Clients often ask us if we offer private swim lessons. The simple answer is no, however, with only 3 children in a class, Floaties is proud to offer small classes that could be considered semi-private lessons.
We often hear feedback from parents that return to our small class structure after trying both private swim lessons and large group lessons. Parents often find themselves frustrated at the lack of progress in their child’s skill development, upset that there seems to be not enough trust or rapport built with the instructor to facilitate proper learning and progression, and concerned that the child may be either bored or over-stimulated.
At Floaties, we understand that learning a complex motor skill (such as swimming) involves a great deal of physical and cognitive effort. In an effort to better explain factors affect a child’s progression, here are some tips that may help highlight some benefits to semi-private lessons.
Childs attention span
Two important factors that influence progression are consistency and repetition. Because learning a complex skill involves significant physical and cognitive effort, keeping a child focused and attentive is best when lessons are kept to shorter, more frequent bouts. For younger children, a longer practice session of an hour or more has been shown to increase frustration, boredom and fatigue, while decreasing motivation and self- confidence.
At Floaties, we want learning to be fun, interactive and engaging. Attending lessons twice a week for 2 thirty minute lessons will be much more beneficial that one hour long lesson, once a week, or intensive lessons every day of the week. Attending lessons twice a week allows for greater consistency and opportunities to practice, thus increasing a child’s opportunity to master skills faster, while reducing the element of fatigue, boredom and reduced motivation due to burn-out.
Floaties Swim School encourages parents to swim twice a week in order to maximize practice opportunities and to promote skill mastery.
Benefit of social interaction and peer modeling
One of the greatest rewards from attending small group lessons are the benefits derived from the social interaction that your children experience. Playing and socializing with students in their class can be a wonderful bonding opportunity for your child. Additionally, learning is best facilitated through building and maintaining trust and rapport between the instructor and child.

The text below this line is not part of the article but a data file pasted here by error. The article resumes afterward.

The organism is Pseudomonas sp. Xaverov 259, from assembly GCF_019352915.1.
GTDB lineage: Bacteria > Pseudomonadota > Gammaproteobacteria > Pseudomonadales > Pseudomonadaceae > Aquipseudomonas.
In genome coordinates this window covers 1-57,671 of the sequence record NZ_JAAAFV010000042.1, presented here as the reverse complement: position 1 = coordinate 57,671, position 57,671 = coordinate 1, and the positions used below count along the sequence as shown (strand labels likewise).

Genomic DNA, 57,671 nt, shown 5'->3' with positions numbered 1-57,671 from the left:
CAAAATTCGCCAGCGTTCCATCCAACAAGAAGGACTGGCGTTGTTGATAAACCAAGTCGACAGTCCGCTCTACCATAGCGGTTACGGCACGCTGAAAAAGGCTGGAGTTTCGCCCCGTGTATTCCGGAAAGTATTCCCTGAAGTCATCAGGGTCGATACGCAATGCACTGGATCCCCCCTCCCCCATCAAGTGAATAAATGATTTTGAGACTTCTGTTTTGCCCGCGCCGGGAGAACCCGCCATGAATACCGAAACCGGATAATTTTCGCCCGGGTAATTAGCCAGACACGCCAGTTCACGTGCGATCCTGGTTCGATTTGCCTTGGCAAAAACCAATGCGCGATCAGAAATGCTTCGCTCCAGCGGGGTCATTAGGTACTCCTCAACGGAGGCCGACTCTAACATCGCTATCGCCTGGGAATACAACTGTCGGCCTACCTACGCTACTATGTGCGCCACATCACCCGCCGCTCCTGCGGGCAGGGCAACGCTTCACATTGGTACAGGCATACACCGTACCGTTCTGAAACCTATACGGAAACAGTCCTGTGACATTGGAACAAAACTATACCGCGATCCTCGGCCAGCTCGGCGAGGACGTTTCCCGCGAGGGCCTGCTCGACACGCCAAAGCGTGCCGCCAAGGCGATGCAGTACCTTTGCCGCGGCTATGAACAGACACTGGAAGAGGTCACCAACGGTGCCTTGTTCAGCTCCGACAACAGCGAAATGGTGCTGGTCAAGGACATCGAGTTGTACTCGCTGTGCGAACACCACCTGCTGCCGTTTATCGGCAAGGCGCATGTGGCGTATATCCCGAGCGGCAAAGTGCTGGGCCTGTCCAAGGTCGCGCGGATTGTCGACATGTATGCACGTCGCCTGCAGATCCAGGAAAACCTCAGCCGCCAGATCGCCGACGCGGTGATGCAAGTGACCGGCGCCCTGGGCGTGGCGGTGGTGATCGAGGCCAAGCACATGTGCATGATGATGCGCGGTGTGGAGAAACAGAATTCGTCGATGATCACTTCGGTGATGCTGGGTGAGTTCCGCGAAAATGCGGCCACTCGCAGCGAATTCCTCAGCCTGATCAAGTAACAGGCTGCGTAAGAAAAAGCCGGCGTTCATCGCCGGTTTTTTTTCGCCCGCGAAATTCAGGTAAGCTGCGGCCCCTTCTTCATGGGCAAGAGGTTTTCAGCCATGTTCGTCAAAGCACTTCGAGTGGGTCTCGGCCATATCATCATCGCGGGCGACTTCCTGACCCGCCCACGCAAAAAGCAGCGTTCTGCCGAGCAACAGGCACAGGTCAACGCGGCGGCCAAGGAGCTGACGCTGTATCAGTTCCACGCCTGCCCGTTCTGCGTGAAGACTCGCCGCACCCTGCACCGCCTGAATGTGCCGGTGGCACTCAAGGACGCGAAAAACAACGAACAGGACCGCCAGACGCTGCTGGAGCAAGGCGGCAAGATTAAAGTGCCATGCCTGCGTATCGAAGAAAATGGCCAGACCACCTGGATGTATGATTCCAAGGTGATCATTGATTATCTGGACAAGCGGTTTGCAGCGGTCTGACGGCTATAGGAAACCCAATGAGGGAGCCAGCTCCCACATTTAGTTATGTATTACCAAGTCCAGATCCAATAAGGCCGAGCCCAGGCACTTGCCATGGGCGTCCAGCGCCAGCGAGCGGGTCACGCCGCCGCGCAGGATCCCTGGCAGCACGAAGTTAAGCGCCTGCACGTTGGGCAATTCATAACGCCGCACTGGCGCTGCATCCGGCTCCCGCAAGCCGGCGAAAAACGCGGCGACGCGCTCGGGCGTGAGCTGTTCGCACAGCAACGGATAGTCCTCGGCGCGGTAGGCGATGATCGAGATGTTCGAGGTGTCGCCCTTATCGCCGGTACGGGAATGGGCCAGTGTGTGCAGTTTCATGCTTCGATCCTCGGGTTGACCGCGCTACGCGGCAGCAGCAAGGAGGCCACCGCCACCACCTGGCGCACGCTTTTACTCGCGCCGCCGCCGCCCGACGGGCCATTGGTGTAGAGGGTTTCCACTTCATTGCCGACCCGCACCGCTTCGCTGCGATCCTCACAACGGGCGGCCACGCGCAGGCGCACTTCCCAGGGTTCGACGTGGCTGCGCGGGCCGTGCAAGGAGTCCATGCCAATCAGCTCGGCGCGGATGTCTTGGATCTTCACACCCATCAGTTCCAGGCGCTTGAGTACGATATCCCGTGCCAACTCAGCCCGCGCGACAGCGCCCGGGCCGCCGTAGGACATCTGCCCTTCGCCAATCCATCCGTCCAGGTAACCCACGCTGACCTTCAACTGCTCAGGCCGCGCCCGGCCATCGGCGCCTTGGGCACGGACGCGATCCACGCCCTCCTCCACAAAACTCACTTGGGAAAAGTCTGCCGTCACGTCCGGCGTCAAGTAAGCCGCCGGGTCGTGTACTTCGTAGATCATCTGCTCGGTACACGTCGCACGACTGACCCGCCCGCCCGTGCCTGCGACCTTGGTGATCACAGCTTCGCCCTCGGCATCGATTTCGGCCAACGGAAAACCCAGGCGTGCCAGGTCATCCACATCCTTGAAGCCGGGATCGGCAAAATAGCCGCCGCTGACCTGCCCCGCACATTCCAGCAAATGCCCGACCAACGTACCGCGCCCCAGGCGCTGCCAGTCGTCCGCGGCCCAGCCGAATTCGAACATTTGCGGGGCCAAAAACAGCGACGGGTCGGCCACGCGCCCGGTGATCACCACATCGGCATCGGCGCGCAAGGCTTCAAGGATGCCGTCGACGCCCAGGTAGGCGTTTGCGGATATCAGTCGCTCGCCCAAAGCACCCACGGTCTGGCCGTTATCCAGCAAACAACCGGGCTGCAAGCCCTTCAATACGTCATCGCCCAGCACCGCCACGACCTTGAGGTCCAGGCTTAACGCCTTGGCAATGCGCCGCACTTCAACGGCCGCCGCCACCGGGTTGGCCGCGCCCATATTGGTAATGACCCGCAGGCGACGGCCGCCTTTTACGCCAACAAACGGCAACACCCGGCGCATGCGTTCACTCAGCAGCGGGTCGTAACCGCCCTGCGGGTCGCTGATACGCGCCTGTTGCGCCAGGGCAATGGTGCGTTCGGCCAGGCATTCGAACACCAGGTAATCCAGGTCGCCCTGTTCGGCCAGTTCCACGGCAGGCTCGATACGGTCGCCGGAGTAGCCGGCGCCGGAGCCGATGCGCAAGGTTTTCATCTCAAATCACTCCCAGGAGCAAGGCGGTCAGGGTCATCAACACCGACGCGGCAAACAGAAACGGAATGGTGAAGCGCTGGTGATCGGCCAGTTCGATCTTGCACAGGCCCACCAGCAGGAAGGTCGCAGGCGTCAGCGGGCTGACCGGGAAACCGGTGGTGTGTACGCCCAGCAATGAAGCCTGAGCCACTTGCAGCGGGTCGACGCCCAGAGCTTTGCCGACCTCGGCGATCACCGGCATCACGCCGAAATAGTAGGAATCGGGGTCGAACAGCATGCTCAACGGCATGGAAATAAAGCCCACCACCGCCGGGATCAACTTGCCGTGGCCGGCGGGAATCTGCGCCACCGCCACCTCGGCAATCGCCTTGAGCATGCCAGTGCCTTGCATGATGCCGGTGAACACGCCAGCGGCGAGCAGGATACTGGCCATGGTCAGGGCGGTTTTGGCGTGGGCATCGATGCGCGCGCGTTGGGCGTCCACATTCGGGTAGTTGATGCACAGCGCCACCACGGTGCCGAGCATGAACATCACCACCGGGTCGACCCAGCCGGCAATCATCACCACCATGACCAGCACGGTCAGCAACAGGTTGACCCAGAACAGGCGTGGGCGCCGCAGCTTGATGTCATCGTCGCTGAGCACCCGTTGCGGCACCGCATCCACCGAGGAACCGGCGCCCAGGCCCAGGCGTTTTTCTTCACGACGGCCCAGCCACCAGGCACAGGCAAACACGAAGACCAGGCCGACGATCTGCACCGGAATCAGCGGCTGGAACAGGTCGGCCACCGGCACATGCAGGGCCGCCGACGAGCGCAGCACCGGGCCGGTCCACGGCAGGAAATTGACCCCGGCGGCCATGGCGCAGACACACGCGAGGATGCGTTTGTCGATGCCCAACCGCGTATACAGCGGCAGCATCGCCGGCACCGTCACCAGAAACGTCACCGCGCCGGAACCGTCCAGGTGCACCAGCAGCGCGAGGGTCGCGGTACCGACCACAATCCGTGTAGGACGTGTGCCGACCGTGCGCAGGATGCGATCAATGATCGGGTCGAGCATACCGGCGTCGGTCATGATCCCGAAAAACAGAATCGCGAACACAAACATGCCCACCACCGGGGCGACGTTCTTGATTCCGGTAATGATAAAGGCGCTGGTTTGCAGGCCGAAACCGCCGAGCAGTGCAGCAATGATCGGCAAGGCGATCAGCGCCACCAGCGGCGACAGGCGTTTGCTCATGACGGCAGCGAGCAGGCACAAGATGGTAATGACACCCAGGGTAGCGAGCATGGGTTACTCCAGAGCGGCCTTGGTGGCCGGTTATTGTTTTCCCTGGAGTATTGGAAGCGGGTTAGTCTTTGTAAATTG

In addition, motor control research shows that children learn skills better when their peers model the skills they are learning. Watching another child practice the skills they are struggling with allows the child to create different learning outcomes and encourages different practice methods. Often times, small private instruction can be lacking this key social interaction and peer modeling that truly makes learning enjoyable for most children.
Conversely, enrolling a child in large groups swim lessons may prove to be too socially overwhelming for a child, too intimidating, and the important element of building trust and rapport with the instructor is not as effective when an instructor has to attend to teaching 6 or more children at once.
Like most sports, mastery of a skill does not happen overnight, and committing to the mastery of a sport is requires both a time and financial commitment. While parents often seek the most economical opportunities for their children when engaging in an extra-curricular activity, parents should consider the “hidden costs” when examining lesson options.
Large group lessons are inexpensive, but with lesser opportunities for the child to get individualized instruction, pools or aquatics facilities that are not truly conducive to learning and instruction; ( i.e cold lap pools, outdoors in the cloudy weather, etc) progression may be much slower than expected, therefore may be a large financial investment than anticipated.
Contrarily, private swim lessons can be very expensive, very time consuming and for some children, produce greater aquatic anxiety, increased fear, decreased motivation and self- confidence, resulting in the child no longer finding joy in the activity and therefore wanting to quit prior to learning important life-saving skills. This may result in the parent being unsatisfied with their significant financial investment.
For parents questioning the benefits of private lessons or large group lessons, we offer the opinion that optimal environments for children learning complex motor skills should be short, frequent bouts of practice opportunities, rooted in fun, praise and trust. Since learning may not always be visible, as children often need to “mentally” learn a skill first prior to being able to master it physically, small class sizes that allow for socialization and peer modeling can lead to greater success and faster progression. Finally, small class sizes, individualized instruction and a pool specifically designed for the child’s comfort and learning in mind is a fantastic investment in the mastery of such a life-saving skill.
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